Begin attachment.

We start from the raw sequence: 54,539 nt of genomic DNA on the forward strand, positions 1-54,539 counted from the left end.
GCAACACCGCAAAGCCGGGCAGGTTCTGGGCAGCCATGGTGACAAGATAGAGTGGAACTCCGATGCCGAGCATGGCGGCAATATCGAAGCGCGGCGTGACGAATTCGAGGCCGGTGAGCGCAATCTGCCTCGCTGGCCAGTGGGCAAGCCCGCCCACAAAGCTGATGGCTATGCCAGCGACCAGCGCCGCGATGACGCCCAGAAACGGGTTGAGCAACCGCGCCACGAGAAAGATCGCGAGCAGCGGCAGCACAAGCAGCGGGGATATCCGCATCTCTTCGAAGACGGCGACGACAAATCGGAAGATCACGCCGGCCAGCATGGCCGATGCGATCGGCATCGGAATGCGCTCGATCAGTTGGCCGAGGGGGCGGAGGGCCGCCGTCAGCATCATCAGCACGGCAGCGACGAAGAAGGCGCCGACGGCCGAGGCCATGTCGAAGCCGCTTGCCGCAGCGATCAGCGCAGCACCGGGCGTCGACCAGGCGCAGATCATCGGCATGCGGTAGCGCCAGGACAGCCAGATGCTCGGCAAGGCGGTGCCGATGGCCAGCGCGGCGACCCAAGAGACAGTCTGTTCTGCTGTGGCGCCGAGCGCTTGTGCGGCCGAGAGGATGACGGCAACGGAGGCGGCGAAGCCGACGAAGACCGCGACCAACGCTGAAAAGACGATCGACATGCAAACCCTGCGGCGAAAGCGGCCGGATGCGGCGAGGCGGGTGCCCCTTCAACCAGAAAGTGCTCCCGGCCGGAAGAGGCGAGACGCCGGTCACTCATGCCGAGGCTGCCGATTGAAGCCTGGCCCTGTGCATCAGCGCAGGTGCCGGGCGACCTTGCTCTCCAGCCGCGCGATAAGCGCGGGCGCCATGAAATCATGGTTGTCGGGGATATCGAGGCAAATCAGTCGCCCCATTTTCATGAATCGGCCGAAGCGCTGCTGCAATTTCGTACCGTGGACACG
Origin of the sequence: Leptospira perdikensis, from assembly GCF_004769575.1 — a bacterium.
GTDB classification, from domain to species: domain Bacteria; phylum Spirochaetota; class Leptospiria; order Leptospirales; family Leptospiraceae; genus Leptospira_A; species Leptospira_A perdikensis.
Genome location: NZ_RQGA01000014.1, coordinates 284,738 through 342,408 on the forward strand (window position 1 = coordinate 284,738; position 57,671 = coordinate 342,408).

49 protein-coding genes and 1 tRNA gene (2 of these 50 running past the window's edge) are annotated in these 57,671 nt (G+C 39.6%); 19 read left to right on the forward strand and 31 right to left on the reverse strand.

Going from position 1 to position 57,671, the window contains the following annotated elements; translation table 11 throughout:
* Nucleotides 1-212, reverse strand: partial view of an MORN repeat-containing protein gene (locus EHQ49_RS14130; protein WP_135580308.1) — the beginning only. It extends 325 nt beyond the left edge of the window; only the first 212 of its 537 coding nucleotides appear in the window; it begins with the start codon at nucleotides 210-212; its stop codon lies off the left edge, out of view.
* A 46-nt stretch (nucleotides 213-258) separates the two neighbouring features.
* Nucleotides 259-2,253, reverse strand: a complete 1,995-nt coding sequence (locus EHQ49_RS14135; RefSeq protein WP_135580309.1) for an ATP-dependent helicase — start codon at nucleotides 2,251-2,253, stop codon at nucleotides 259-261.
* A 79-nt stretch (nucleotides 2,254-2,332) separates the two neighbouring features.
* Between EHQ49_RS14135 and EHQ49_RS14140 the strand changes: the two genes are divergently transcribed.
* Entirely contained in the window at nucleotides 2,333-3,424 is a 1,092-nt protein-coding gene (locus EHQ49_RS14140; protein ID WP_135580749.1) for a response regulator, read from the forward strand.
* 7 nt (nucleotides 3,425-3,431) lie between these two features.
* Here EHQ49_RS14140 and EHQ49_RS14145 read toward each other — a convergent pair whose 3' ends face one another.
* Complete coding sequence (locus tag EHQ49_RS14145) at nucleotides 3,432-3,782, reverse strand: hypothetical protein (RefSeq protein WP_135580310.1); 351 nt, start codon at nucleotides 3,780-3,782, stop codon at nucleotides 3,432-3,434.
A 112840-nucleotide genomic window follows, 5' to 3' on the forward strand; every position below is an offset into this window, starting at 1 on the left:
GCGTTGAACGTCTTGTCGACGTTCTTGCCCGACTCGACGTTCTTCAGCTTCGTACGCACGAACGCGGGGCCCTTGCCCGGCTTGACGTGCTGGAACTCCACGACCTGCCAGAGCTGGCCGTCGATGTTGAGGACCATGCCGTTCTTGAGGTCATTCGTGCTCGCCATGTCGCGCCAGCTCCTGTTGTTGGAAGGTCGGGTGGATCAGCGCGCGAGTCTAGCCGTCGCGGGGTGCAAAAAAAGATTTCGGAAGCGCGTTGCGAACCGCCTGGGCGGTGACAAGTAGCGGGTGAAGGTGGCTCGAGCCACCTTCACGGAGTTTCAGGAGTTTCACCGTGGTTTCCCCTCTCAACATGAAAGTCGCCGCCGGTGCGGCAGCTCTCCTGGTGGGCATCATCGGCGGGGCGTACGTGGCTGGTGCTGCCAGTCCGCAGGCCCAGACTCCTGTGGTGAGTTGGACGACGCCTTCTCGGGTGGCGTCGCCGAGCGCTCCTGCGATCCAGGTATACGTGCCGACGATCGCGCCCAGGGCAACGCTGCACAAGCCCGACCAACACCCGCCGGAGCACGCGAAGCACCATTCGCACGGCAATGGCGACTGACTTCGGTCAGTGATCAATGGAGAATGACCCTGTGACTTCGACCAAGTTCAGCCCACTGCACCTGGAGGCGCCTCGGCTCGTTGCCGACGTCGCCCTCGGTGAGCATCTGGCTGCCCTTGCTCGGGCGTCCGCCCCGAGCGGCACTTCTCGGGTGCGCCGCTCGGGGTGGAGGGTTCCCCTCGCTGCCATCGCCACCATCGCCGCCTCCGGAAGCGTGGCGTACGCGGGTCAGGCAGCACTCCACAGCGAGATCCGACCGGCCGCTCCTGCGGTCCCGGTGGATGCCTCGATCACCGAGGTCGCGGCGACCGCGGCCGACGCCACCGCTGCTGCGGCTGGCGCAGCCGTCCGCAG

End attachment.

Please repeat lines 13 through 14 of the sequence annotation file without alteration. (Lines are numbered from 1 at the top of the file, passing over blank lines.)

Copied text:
* Entirely contained in the window at nucleotides 2,333-3,424 is a 1,092-nt protein-coding gene (locus EHQ49_RS14140; protein ID WP_135580749.1) for a response regulator, read from the forward strand.
* 7 nt (nucleotides 3,425-3,431) lie between these two features.